Sony has thrown in the towel on its appeal of a £250,000 fine ($377,500) imposed after its PlayStation Network was hacked in April 2011, losing data such as names, addresses, email addresses, dates of birth and account passwords of millions of users.
Genesco, a massive American retailer, suffered an intrusion by cybercrooks in 2010. It was subsequently "fined" over $10m by the payment card industry.
Now it wants its money back...
A $7 million fine imposed by 38 US states will settle an investigation into Google's grab of private data - including emails, text messages, browsing histories and passwords - from unsecured wireless networks as its cars patrolled neighborhoods, snapping photos around the world.
"OK, Microsoft... no more Mr. Nice Guy," the European Commission said to the company that just can't seem to figure out how to give PC users a browser choice.
"There’s no disguising that this is a business that should have known better," says ICO director.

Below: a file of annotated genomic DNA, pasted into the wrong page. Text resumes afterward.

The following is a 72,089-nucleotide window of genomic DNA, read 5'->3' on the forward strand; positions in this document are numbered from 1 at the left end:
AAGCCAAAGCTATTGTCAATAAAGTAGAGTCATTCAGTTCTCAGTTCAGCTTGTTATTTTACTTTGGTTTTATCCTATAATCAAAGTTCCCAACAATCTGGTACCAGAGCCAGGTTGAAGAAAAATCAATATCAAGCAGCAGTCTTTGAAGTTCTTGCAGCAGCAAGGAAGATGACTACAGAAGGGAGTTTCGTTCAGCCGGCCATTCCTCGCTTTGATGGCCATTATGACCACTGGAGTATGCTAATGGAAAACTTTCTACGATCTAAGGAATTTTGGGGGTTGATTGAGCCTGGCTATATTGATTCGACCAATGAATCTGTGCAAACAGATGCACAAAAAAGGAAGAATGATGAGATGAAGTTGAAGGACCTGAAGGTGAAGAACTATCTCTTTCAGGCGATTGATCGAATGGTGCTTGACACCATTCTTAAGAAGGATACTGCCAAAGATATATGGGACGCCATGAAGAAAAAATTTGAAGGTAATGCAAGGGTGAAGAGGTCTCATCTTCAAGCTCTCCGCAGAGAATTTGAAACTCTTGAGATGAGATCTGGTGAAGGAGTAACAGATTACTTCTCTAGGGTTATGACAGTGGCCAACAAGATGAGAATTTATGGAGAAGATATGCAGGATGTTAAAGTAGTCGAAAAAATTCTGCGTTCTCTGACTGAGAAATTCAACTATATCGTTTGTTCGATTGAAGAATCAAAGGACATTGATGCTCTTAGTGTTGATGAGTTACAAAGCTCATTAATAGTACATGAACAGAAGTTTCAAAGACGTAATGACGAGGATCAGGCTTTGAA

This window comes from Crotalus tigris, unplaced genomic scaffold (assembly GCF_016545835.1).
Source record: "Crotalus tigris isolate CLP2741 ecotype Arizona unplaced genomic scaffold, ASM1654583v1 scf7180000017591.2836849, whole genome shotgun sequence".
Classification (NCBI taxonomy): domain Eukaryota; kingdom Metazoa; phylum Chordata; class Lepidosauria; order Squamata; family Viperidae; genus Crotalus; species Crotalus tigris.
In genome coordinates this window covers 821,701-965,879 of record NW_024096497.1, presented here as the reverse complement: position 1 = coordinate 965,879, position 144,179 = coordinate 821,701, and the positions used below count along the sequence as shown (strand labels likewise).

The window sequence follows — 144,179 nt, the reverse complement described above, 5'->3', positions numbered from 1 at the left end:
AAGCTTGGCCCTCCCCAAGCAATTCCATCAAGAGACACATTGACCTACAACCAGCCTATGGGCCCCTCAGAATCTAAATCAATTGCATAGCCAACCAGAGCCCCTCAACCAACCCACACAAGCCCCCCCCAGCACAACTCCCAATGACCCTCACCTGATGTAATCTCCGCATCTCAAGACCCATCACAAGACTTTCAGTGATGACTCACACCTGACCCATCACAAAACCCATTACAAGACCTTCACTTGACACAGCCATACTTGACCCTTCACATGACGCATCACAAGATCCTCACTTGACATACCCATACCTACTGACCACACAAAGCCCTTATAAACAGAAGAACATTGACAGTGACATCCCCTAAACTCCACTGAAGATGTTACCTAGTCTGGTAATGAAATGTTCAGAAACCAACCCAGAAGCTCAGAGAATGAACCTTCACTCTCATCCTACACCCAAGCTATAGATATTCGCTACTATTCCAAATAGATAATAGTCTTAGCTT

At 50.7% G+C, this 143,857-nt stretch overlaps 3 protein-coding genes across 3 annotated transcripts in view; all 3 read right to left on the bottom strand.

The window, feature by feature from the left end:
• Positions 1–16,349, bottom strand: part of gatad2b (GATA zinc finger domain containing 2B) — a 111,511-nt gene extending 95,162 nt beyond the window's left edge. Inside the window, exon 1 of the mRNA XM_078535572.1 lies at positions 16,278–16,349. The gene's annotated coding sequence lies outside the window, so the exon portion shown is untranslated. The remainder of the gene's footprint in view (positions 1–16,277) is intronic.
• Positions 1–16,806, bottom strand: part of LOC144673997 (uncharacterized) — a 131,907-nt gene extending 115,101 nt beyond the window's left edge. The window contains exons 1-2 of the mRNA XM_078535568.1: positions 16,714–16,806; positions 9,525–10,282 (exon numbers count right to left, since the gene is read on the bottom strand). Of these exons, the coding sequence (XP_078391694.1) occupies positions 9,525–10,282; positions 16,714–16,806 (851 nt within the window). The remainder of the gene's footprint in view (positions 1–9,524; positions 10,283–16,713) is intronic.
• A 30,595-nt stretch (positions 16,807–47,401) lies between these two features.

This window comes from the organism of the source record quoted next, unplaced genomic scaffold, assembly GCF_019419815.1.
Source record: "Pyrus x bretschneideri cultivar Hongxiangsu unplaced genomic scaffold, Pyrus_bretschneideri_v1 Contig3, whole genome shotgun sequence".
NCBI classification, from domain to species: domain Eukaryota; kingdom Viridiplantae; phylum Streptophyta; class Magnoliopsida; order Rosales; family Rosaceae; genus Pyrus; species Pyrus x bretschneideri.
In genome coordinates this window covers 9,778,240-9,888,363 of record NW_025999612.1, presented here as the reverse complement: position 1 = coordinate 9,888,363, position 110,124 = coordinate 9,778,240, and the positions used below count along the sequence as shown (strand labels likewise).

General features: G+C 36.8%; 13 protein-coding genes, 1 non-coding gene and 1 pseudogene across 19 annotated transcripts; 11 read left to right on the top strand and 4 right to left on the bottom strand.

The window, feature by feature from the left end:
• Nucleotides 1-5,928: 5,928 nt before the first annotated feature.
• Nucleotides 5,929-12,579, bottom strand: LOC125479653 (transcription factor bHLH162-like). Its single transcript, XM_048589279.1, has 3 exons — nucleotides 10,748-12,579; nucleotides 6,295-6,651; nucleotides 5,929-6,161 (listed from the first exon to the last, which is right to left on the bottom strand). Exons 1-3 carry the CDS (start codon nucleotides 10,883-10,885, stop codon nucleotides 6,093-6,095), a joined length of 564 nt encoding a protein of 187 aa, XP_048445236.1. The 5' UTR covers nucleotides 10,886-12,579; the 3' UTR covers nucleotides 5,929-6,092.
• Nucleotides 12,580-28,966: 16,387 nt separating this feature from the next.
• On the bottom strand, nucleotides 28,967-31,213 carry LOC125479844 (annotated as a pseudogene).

How many headlines do there have to be before companies take data security more seriously?
Medical diagnoses for cancer patients, names and Social Security numbers all went into the trash, unredacted and unshredded, probably in a very misguided effort to save a few bucks on proper record destruction.
The UK information commissioner has for the first time used its shut-the-hell-up powers to quash the annoyance that is spam text messaging, having fined two men nearly half a million pounds. More such investigations are in the works, the ICO promised.
The UK Information Commissioner's Office in the UK recently fined the Greater Manchester Police £150,000 for a data breach.
The problem boiled down to an unencrypted USB key stolen from an officers's home.
It's the latest twist in the first RIAA shakedown, and it could be the final say, unless the US Supreme Court agrees to pick it up. Meanwhile, the association has turned from its Dr. Evil pursuit of MILLIONS! Of dollars! and instead is hoping to solve the problem of downloading by relying on ISPs to send gentle reminders that it's, you know, like, illegal, right?
Is the job listing for a Data Privacy Engineer proof that Google's mending its privacy ways, or is the gesture as empty as the HTML form it used to slip past Safari's no-tracking controls?
The Belfast Health and Social Care Trust in Northern Ireland, UK, has been stung with a £225,000 ($350,000) fine for a data breach.
In this case, though, the break-in was physical and the stolen data existed in printed form or on film...